Mrs. Robinson, she is not. Sure, The Campsite Rule is ostensibly about an older woman initiating a younger man (only by a decade) into the world of sex. But the play refreshingly avoids clichés and sermons and instead focuses on the unlikely connection between two quirky adults—even if one of them is technically a bit more “adult” than the other.
The players in question: Susan (Rachel Manteuffel), a sexually experienced Classicist who always has a witty, if often ridiculous, response at the ready; and Lincoln (Matthew Sparacino), a college freshman also accustomed to diffusing situations with humor, even if his jokes can fall even flatter than Susan’s. The two meet cute (and a little pretentiously) firing quotes at each other at a college keg party, and stumble into bed together despite—or maybe because of—their awkward exchanges. The scene is very funny (was World War I really the gayest war there ever was?), but it takes a while to settle into writer Alexandra Petri’s consciously clever, if not-so-realistic style of dialogue.
The play’s title comes from an expression popularized by Dan Savage of “Savage Love” fame: It means if you’re an older partner, it’s your responsibility to leave your younger partner in at least as good a shape as he or she was when you began your relationship, just as campers try to leave behind as few traces as possible at their campsite. That means no STDs, no pregnancies, no baggage—you get the idea. It’s clear Susan has no intention of violating such a rule with Lincoln: As they continue to see each other, she’s kind, she’s fun, and she’s basically up for anything, within reason. But the play’s conflict hinges on whether she might be willing to consider something more than just sex with someone who doesn’t fit neatly into her life as a boyfriend.
Director Megan Behm blocks the play tastefully without condescending to the audience—The Campsite Rule isn’t shy about depicting sex, oral and otherwise, but it doesn’t get overly salacious, either. The action takes place on a sleek set with a zippy, contemporary soundtrack. Petri’s script has an empowering sensibility while never feeling preachy. Susan is confident and matter-of-fact about her wide array of sexual experience, and also tempers her friend Tina’s (Hazel Lozano) shame when she begins berating herself for making a mistake with a married man. (“You’re my friend,” Susan counters soothingly, when Tina starts calling herself a jezebel.)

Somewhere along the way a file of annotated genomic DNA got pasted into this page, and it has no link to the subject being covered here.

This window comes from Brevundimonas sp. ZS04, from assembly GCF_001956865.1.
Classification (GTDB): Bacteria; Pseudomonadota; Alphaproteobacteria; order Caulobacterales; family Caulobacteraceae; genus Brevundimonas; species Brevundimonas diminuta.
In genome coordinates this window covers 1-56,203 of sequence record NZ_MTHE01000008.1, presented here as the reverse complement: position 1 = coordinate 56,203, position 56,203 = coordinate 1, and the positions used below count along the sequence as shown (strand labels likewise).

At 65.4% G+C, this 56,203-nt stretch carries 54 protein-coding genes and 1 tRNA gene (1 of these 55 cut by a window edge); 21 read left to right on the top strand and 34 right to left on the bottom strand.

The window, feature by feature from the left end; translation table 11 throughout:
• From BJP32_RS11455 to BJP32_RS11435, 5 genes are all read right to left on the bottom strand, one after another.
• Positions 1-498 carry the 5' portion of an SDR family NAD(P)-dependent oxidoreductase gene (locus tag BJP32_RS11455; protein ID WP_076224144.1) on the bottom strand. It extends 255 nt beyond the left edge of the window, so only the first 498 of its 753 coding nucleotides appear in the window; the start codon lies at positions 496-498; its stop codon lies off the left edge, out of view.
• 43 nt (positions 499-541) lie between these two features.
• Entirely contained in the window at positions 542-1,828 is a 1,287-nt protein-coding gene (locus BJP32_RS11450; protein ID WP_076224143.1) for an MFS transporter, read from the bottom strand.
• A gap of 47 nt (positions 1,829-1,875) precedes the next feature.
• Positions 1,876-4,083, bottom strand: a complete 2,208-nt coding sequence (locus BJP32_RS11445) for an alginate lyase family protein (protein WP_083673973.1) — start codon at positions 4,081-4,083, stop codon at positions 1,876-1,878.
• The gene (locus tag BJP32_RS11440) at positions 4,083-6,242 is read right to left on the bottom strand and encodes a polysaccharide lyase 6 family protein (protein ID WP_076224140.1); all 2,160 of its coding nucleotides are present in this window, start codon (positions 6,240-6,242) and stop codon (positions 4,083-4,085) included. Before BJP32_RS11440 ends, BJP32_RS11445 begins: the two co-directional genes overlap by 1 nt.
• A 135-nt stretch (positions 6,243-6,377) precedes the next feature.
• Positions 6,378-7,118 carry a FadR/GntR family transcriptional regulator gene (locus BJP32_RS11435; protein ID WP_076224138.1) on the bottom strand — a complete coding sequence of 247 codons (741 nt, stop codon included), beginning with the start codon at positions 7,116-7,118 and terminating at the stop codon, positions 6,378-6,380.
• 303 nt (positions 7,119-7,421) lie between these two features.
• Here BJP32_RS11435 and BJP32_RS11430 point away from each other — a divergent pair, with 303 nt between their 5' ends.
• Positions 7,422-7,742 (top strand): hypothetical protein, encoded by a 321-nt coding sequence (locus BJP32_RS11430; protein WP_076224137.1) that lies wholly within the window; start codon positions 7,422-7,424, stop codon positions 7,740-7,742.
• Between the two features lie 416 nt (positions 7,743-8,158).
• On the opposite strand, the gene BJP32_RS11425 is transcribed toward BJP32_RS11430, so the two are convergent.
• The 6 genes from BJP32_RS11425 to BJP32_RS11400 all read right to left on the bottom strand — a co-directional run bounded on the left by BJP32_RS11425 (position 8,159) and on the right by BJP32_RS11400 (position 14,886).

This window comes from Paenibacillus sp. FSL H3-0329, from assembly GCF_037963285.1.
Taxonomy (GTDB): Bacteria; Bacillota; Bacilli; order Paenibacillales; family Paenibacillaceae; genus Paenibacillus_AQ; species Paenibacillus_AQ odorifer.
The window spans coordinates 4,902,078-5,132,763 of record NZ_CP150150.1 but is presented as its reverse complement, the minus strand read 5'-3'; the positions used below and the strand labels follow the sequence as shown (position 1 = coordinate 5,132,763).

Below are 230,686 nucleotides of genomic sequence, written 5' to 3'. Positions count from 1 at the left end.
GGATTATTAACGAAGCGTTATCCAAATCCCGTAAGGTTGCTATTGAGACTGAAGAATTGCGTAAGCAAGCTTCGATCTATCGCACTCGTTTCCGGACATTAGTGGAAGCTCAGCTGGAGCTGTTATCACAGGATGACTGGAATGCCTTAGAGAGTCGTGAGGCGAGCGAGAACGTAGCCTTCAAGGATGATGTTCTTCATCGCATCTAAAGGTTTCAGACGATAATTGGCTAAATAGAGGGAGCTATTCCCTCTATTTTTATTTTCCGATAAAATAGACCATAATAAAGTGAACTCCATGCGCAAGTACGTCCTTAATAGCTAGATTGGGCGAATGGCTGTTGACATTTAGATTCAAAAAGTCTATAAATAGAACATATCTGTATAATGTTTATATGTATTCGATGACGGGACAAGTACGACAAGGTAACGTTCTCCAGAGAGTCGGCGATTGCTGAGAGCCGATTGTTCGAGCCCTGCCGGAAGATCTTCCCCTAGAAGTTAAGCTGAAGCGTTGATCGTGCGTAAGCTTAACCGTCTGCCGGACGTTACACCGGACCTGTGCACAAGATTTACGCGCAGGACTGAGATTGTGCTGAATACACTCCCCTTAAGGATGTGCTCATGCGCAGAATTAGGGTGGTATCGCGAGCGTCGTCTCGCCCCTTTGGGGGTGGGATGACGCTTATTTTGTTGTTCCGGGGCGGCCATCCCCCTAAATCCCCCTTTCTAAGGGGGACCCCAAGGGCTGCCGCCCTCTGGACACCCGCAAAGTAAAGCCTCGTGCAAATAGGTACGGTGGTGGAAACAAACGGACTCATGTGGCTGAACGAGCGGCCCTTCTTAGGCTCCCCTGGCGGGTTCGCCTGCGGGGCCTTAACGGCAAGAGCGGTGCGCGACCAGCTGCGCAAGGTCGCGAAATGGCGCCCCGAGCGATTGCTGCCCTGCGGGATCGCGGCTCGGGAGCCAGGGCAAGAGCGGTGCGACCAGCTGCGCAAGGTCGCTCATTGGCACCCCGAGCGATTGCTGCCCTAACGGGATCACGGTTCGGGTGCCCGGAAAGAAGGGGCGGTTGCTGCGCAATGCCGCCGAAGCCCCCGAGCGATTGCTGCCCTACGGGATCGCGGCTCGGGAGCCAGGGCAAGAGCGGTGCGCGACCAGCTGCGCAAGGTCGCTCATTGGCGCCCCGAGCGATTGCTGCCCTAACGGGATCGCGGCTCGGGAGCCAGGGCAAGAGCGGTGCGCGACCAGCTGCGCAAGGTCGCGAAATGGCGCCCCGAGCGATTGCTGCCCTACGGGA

It takes the actors—part of the Washington Rogues company—a few minutes to warm up and get comfortable in their roles, but the performances in The Campsite Rule are generally strong and rather endearing. Though her character switches a bit abruptly from spastic academic to seasoned sexual tutor, Manteuffel is vibrant and winning as the complex Susan. Dorky but gentlemanly Lincoln feels like an adorably relatable creation in Sparacino’s hands. In general, Campsite Rule is a satisfying modern love story (well, modern “like”, anyway) that gently subverts any knee-jerk reactions the audience might have.
The Campsite Rule is at the Anacostia Playhouse through August 16. Running time is about one hour and 30 minutes, with no intermission. Tickets ($20) are available through the Washington Rogues website.
Find Missy Frederick on Twitter at @bylinemjf.